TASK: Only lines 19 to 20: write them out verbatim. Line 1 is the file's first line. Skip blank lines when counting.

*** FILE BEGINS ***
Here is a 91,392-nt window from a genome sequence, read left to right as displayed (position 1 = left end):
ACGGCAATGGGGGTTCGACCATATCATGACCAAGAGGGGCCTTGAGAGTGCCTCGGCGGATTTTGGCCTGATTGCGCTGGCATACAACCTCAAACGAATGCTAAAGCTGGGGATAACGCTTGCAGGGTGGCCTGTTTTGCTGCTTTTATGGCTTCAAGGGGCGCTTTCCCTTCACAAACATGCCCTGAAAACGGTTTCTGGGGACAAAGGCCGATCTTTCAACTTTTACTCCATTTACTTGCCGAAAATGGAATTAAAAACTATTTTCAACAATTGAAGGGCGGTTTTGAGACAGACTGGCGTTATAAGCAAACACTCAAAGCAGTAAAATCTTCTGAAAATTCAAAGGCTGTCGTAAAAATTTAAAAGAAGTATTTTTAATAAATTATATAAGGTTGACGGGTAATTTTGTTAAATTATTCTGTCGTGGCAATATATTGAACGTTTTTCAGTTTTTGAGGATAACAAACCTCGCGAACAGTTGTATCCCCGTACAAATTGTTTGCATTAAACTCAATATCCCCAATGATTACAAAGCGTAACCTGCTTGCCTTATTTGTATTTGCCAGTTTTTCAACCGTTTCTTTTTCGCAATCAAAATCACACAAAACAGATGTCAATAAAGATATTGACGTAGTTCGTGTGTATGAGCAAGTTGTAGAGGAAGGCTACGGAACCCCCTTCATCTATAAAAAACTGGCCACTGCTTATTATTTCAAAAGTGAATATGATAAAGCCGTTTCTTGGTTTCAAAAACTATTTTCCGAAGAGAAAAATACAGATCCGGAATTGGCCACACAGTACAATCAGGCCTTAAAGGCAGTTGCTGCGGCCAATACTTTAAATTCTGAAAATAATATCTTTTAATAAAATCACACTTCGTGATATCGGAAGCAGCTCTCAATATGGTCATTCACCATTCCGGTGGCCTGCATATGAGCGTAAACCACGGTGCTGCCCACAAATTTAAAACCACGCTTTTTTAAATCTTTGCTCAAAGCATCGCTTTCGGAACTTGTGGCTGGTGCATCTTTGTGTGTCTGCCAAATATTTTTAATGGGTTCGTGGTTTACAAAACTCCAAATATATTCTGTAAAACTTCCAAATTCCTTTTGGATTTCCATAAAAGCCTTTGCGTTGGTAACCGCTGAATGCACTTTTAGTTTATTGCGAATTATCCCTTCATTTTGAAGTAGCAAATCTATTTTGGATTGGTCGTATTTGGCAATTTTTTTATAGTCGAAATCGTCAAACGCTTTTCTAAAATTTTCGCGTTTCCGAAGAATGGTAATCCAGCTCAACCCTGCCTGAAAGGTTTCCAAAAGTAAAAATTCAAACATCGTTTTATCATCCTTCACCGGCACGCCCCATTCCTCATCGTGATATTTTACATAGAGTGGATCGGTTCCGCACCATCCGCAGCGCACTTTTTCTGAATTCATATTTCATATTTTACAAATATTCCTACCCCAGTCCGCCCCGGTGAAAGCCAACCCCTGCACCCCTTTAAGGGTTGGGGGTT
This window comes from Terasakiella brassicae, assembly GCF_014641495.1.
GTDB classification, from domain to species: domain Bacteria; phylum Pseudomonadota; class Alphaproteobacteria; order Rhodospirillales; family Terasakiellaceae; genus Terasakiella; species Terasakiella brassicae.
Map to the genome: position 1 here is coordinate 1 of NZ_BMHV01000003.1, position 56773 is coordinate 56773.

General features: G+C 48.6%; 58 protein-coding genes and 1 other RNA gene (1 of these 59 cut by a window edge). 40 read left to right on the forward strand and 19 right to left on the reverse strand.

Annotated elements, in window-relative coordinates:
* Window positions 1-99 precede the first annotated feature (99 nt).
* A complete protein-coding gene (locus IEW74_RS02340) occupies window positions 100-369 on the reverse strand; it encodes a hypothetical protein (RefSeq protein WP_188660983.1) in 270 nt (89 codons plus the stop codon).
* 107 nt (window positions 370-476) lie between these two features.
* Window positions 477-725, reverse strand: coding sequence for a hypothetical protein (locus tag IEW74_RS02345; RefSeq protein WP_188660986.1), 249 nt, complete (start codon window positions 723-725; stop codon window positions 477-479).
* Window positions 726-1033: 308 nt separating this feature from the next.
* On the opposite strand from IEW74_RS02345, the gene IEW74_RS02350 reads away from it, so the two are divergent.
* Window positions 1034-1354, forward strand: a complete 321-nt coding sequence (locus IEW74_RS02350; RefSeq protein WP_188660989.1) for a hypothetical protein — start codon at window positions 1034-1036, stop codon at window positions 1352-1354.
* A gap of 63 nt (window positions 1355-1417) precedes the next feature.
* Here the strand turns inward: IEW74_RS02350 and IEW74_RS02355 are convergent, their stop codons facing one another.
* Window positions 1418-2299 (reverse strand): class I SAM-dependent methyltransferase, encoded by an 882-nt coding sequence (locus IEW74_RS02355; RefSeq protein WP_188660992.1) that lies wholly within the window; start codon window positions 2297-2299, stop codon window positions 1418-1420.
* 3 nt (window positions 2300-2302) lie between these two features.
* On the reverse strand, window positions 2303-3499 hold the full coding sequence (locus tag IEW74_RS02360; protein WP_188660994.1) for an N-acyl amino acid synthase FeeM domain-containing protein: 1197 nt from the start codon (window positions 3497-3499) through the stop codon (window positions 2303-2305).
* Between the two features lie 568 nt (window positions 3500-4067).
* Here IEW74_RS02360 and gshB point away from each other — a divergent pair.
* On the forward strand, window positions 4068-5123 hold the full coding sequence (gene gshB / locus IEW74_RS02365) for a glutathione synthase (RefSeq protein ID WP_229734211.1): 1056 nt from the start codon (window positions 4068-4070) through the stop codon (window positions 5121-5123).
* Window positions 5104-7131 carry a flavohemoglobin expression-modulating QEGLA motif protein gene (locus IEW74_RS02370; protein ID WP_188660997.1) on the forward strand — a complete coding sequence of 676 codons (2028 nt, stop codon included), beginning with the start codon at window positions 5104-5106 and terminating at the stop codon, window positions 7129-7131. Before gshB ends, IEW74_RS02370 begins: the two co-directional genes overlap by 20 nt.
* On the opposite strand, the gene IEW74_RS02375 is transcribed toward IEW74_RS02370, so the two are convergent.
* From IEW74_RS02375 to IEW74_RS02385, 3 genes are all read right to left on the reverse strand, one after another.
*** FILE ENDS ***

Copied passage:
* On the reverse strand, window positions 2303-3499 hold the full coding sequence (locus tag IEW74_RS02360; protein WP_188660994.1) for an N-acyl amino acid synthase FeeM domain-containing protein: 1197 nt from the start codon (window positions 3497-3499) through the stop codon (window positions 2303-2305).
* Between the two features lie 568 nt (window positions 3500-4067).